Archive for Tuesday, November 2, 2010

Baldwin High football a team of power

November 2, 2010

The score already had taken root deep in the brains of the Baldwin High football players before they made it off the field at the end of a first-round, Class 4A playoff game last November: Bishop Miege 62, Baldwin 0.

After Monday’s practice, Bulldogs coach Mike Berg recounted the conversation: “Our kids said, ‘Coach, we’re going to make sure this doesn’t happen again.’ ‘OK, what are we going to do about it?’ ‘We’re going to start lifting Monday.’ They started lifting that Monday.”

Consequently, their goal of lifting a state-championship trophy has an air of credibility to it. The Bulldogs (8-1) aren’t the favorites to emerge from the East side of the 32-team bracket, not with Louisburg in the mix, but they have what it takes to compete. Their quest begins tonight at home against Blue Valley Southwest (3-6).

The Bulldogs have power. Power lifters. Power blockers. Power runners.

On a board at the school are the names of the top 10 athletes through the years in the power-clean (lifting from the ground to the chest). Six are current members of the football team.

Senior and third-year starter Landon Ausherman, a 6-foot-2, 230-pound fullback/middle linebacker, ranks at the top with a 340-pound power-clean. Jesse Austin, Josh Hoffman, Jesse McDaniels, Jake Mendez and Ryan Rogers join him on the list.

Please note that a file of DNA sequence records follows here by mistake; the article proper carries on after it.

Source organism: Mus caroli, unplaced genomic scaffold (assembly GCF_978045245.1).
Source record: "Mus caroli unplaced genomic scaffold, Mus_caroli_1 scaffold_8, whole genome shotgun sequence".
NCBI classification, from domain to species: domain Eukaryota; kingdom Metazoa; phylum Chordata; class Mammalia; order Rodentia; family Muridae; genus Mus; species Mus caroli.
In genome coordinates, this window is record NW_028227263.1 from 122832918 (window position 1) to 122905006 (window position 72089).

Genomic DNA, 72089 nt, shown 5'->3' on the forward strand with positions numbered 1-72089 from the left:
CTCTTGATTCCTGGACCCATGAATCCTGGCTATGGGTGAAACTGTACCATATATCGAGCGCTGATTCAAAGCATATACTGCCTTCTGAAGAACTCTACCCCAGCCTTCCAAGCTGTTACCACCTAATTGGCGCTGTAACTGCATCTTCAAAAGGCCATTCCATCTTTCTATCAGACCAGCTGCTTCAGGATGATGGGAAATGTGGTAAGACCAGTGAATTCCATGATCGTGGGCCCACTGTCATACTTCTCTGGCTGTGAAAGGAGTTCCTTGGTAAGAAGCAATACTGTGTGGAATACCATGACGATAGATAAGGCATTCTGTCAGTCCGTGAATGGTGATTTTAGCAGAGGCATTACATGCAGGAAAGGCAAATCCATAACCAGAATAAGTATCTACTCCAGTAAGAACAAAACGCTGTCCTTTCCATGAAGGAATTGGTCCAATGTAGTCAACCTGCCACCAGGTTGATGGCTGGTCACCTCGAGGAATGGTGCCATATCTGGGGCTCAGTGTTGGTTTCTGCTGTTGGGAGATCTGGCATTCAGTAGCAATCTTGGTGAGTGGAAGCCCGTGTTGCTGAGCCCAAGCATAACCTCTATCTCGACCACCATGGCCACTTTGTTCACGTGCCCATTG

Tyler Schneider doesn’t go around bragging about it, but if you ask him the ultimate high school jock question — How much you bench? — he has an answer: 375 pounds.

Not all power lifters know how to make that strength work for them on the football field. They fall in love with what the weights do for their physiques and forget that attitude is just as important. Not a problem with this rugged bunch. Baldwin runs the wing-T to perfection by paving the way for ball carriers with physical blocks.

Asked what he likes about playing power football, McDaniels, a senior and third-year starter, said: “Getting to destroy people. Getting to shove it down their throats. Just the way it feels. It feels good when you’re punishing people.”

It didn’t feel so good a year ago when the Bulldogs were on the other end of the punishment eight times in 10 games. That’s why they went to work with such tunnel vision.

Berg tracks attendance for 100 summer events, awarding a point for each participating member. The events include weight workouts, running workouts, fundraisers, seven-on-seven leagues and football camps. Those who participate in at least 70 of the events receive an Iron Man T-shirt. All but five of the 45 players wear Iron Man T-shirts.

It all adds up to a relentless running game. Hoffman has rushed for 1,146 yards and 17 touchdowns, averaging 9.79 yards per carry. Rogers has averaged 7.02 yards per carry and rushed for nine touchdowns and 779 yards.

They know much of the credit belongs to the blockers, Austin, McDaniels, Schneider, Keenan Coffey, Dayton Valentine and Tyler Brenn. Load up on the run and receiver Asher Hannon is liable to get open in the end zone for a TD reception.

The Bulldogs have a long way to go for a state title, but they already have come a longer way from 62-0.

Comments

sportsfan 3 years, 10 months ago

“Getting to destroy people... It feels good when you’re punishing people.”

wow. This is scary even for football-speak

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Highstreet 3 years, 10 months ago